"A magisterial study by the leading Israeli scholar of Palestine."—New York Review of Books
The simplistic attitude that reduces the various conceptions in the modern Palestinian national thinking into stereotypical dictums, such as “the overall aim of all the Palestinians is to liquidate the state of Israel,” instills perhaps a superfluous sense of meaning but it does not accomodate with the development of the historical reality. The reader of this book will find that the Palestinian national attitudes have departed from the original unanimity as far as means and aims are concerned. A discrepancy has emerged between their ideal aspirations and their perceptions of what can be achieved.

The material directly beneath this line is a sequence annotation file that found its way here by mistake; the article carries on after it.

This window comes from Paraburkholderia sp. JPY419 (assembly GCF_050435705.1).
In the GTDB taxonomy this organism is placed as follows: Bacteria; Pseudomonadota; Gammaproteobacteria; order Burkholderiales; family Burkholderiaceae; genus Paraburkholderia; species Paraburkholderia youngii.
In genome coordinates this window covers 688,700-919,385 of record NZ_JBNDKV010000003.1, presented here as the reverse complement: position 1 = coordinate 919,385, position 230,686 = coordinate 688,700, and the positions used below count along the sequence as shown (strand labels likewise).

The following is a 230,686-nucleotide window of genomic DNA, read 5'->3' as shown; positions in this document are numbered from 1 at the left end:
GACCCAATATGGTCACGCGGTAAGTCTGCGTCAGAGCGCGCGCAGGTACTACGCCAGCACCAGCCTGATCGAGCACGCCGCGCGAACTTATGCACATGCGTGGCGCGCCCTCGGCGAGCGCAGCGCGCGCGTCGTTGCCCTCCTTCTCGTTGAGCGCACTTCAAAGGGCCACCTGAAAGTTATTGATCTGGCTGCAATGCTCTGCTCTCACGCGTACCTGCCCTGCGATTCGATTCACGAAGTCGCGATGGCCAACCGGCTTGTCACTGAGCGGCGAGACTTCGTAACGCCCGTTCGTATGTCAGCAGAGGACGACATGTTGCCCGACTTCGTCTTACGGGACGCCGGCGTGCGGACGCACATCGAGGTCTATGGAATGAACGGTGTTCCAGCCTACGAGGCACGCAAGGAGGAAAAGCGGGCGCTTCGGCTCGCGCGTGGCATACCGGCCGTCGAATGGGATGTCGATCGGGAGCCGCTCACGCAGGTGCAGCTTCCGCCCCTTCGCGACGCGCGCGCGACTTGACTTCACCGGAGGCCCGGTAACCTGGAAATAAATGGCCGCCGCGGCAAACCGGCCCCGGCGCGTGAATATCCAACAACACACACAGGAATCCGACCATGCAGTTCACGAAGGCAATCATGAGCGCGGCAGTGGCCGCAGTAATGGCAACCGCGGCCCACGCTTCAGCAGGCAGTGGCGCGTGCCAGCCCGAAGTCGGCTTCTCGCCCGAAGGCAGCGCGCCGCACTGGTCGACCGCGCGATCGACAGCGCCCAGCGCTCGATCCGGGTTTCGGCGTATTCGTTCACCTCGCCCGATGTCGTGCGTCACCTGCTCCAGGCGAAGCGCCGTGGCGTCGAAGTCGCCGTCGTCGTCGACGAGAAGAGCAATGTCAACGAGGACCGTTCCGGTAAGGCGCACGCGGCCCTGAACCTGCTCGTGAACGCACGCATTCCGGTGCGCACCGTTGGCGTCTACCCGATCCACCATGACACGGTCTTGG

Based mainly on primary Arabic sources, this book delves into the cognitive dissonances created since the 1967 War and their bearing on the Palestinans’ self-images and on their perceptions vis a vis Israel as the intimate adversary. It shows that in spite of the authenticity of the Palestinian transformations, they might be reversible if they are not acknowledged and responded to by Israel and the international community.
About the Author
Matti Steinberg lectured in Israel at The Hebrew University of Jerusalem and abroad at Princeton University and at Heidelberg University. Between the years 1996-2003 he served as senior advisor to the heads of various intelligence branches in Israel.
Distributed for Moshe Dayan Center for Middle Eastern and African Studies
6 x 9, 504 pages